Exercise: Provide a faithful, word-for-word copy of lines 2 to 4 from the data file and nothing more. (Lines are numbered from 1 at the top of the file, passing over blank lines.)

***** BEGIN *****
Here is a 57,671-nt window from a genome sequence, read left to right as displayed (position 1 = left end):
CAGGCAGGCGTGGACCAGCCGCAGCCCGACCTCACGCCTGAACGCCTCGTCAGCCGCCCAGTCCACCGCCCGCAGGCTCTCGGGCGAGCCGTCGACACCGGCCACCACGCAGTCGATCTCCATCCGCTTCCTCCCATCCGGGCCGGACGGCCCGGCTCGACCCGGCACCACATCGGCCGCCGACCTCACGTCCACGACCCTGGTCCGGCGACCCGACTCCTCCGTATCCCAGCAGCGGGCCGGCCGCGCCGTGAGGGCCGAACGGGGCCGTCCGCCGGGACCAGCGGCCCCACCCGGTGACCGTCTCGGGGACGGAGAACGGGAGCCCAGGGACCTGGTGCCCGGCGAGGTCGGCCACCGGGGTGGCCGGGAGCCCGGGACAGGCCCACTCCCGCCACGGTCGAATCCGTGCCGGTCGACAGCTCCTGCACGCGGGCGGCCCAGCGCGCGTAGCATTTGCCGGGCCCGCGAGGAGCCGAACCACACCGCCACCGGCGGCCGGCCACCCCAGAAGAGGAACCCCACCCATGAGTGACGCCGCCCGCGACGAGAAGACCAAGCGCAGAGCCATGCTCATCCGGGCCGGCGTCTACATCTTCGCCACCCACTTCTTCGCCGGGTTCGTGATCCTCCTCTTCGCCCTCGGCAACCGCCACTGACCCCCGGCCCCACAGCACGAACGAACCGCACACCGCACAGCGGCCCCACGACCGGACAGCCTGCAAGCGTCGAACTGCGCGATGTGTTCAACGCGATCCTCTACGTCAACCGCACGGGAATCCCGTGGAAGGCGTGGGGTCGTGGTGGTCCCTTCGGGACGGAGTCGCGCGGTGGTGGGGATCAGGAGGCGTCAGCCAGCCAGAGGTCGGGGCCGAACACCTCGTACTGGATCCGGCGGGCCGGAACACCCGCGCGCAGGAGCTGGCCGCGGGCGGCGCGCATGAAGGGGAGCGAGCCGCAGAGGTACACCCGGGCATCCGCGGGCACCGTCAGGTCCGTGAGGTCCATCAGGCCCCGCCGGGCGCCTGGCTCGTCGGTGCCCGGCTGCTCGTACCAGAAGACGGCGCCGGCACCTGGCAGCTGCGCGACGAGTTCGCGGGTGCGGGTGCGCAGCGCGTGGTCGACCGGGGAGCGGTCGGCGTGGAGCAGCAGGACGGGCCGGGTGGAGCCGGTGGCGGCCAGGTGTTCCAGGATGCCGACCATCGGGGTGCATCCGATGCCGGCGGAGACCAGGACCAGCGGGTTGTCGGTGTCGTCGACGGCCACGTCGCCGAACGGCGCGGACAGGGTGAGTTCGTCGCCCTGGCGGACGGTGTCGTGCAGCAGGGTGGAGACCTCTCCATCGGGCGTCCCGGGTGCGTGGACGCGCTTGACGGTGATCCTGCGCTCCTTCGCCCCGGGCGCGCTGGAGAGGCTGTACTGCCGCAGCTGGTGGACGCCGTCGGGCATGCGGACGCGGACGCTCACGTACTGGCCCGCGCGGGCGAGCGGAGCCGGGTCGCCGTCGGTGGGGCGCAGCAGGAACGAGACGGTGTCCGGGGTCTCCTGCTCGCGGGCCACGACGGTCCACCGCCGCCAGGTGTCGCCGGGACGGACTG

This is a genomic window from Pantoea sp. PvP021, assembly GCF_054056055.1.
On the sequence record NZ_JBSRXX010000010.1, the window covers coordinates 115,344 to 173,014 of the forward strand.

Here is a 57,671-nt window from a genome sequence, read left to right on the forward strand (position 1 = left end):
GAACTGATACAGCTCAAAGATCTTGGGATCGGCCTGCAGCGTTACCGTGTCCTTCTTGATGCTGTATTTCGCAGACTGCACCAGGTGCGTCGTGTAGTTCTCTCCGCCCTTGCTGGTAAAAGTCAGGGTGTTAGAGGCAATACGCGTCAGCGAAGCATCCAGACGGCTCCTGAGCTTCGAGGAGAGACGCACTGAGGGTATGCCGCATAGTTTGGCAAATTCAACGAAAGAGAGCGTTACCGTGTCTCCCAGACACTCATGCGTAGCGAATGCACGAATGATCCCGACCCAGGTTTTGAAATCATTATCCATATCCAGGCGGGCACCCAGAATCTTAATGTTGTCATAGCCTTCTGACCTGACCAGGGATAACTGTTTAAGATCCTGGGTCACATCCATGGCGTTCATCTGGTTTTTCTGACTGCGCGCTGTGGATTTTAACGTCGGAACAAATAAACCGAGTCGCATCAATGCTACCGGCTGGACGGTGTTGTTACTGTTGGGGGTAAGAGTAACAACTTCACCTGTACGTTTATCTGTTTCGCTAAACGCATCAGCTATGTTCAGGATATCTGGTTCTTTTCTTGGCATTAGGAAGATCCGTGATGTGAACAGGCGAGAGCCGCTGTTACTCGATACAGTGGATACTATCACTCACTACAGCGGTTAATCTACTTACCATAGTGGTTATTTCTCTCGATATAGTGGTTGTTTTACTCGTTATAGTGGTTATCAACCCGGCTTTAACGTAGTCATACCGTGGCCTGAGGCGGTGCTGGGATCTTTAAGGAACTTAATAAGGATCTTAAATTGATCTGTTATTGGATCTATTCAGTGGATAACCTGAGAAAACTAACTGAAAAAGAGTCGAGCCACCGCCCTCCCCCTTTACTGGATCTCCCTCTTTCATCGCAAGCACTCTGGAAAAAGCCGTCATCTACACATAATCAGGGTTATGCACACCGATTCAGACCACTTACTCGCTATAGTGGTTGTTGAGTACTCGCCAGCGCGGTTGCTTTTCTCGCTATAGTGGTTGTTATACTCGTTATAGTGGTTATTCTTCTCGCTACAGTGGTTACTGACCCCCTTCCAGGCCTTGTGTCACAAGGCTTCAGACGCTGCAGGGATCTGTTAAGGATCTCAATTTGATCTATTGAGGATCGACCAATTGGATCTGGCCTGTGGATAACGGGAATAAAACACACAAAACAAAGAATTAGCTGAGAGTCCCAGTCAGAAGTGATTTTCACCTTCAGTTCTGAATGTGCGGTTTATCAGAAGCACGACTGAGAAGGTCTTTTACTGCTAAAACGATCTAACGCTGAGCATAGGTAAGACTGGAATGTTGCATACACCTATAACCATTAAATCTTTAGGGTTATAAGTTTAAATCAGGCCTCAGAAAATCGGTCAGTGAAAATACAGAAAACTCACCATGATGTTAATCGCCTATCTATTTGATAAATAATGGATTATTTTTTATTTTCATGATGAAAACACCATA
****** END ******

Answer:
CAGGCAGGCGTGGACCAGCCGCAGCCCGACCTCACGCCTGAACGCCTCGTCAGCCGCCCAGTCCACCGCCCGCAGGCTCTCGGGCGAGCCGTCGACACCGGCCACCACGCAGTCGATCTCCATCCGCTTCCTCCCATCCGGGCCGGACGGCCCGGCTCGACCCGGCACCACATCGGCCGCCGACCTCACGTCCACGACCCTGGTCCGGCGACCCGACTCCTCCGTATCCCAGCAGCGGGCCGGCCGCGCCGTGAGGGCCGAACGGGGCCGTCCGCCGGGACCAGCGGCCCCACCCGGTGACCGTCTCGGGGACGGAGAACGGGAGCCCAGGGACCTGGTGCCCGGCGAGGTCGGCCACCGGGGTGGCCGGGAGCCCGGGACAGGCCCACTCCCGCCACGGTCGAATCCGTGCCGGTCGACAGCTCCTGCACGCGGGCGGCCCAGCGCGCGTAGCATTTGCCGGGCCCGCGAGGAGCCGAACCACACCGCCACCGGCGGCCGGCCACCCCAGAAGAGGAACCCCACCCATGAGTGACGCCGCCCGCGACGAGAAGACCAAGCGCAGAGCCATGCTCATCCGGGCCGGCGTCTACATCTTCGCCACCCACTTCTTCGCCGGGTTCGTGATCCTCCTCTTCGCCCTCGGCAACCGCCACTGACCCCCGGCCCCACAGCACGAACGAACCGCACACCGCACAGCGGCCCCACGACCGGACAGCCTGCAAGCGTCGAACTGCGCGATGTGTTCAACGCGATCCTCTACGTCAACCGCACGGGAATCCCGTGGAAGGCGTGGGGTCGTGGTGGTCCCTTCGGGACGGAGTCGCGCGGTGGTGGGGATCAGGAGGCGTCAGCCAGCCAGAGGTCGGGGCCGAACACCTCGTACTGGATCCGGCGGGCCGGAACACCCGCGCGCAGGAGCTGGCCGCGGGCGGCGCGCATGAAGGGGAGCGAGCCGCAGAGGTACACCCGGGCATCCGCGGGCACCGTCAGGTCCGTGAGGTCCATCAGGCCCCGCCGGGCGCCTGGCTCGTCGGTGCCCGGCTGCTCGTACCAGAAGACGGCGCCGGCACCTGGCAGCTGCGCGACGAGTTCGCGGGTGCGGGTGCGCAGCGCGTGGTCGACCGGGGAGCGGTCGGCGTGGAGCAGCAGGACGGGCCGGGTGGAGCCGGTGGCGGCCAGGTGTTCCAGGATGCCGACCATCGGGGTGCATCCGATGCCGGCGGAGACCAGGACCAGCGGGTTGTCGGTGTCGTCGACGGCCACGTCGCCGAACGGCGCGGACAGGGTGAGTTCGTCGCCCTGGCGGACGGTGTCGTGCAGCAGGGTGGAGACCTCTCCATCGGGCGTCCCGGGTGCGTGGACGCGCTTGACGGTGATCCTGCGCTCCTTCGCCCCGGGCGCGCTGGAGAGGCTGTACTGCCGCAGCTGGTGGACGCCGTCGGGCATGCGGACGCGGACGCTCACGTACTGGCCCGCGCGGGCGAGCGGAGCCGGGTCGCCGTCGGTGGGGCGCAGCAGGAACGAGACGGTGTCCGGGGTCTCCTGCTCGCGGGCCACGACGGTCCACCGCCGCCAGGTGTCGCCGGGACGGACTG

This is a genomic window from Pantoea sp. PvP021, assembly GCF_054056055.1.
On the sequence record NZ_JBSRXX010000010.1, the window covers coordinates 115,344 to 173,014 of the forward strand.